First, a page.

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Mapping the Political Economy of India's Private Security Industry

Private security is a big and growing business in India. The terrain of this industry reveals significant change as well as continuity. The political economy of security merits greater critical scrutiny from social scientists, policymakers, the media, and civil rights activists.

Private security guards are ubiquitous in India today, policing residential and commercial complexes and an ever-widening range of public spaces such as airports, monuments, parks, urban transport, special economic zones, etc, and now even public institutions. In August 2010, the Government of Karnataka hired 400 personnel from a private security company (PSC) to help address security concerns in 12 district jails,1 including the Bangalore Central Jail.2 Late last year the Ministry of Home Affairs cleared the decks for the deployment of private security guards at public sector undertakings.3 In India’s metropolitan centres, however, PSCs are also guardians of the right to a lifestyle; protecting exclusive gated communities, suburban villas and farmhouses, swank shopping malls, glitzy entertainment complexes, high-end hotels, restaurants and hospitals, etc.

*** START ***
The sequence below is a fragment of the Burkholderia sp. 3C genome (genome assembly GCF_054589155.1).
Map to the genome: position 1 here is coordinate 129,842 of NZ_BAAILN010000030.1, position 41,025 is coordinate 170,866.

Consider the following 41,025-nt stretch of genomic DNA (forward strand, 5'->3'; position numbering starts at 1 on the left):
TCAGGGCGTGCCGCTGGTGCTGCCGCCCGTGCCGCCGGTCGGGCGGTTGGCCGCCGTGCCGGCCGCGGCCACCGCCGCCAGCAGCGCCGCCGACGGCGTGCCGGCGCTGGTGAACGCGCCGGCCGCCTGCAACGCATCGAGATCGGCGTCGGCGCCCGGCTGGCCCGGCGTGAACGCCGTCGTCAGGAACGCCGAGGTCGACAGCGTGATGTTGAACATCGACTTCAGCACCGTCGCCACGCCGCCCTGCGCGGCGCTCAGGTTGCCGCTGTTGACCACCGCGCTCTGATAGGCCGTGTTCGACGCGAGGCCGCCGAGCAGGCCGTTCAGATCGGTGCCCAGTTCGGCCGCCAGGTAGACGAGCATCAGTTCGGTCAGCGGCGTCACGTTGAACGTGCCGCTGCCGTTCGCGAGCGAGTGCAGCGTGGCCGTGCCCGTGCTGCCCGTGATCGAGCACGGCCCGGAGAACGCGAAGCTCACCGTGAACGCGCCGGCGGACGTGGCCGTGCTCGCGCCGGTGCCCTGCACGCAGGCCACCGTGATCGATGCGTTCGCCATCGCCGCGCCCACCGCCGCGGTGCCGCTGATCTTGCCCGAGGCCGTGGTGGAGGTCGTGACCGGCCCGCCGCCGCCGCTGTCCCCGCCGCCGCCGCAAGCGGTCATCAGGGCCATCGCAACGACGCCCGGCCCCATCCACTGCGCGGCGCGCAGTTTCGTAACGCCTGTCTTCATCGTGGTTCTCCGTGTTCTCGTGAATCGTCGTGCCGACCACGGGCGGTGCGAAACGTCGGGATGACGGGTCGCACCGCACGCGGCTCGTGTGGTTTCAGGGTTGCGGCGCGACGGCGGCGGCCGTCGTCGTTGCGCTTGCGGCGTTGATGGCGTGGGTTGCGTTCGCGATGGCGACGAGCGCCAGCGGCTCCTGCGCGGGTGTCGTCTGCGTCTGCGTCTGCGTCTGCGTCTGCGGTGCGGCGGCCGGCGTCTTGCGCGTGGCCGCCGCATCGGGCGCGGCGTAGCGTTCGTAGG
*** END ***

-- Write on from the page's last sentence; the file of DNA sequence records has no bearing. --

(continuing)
All this is not to suggest that the poorly paid neighbourhood chowkidar in a rather ill-fitting uniform is a thing of the past. Not just yet. As this commentary underlines, the rapidly expanding and changing terrain of the private security industry in India reveals significant change as well as continuity. Overall, the political economy of private security in India merits greater critical scrutiny from social scientists, policymakers, the media, and civil rights activists alike.

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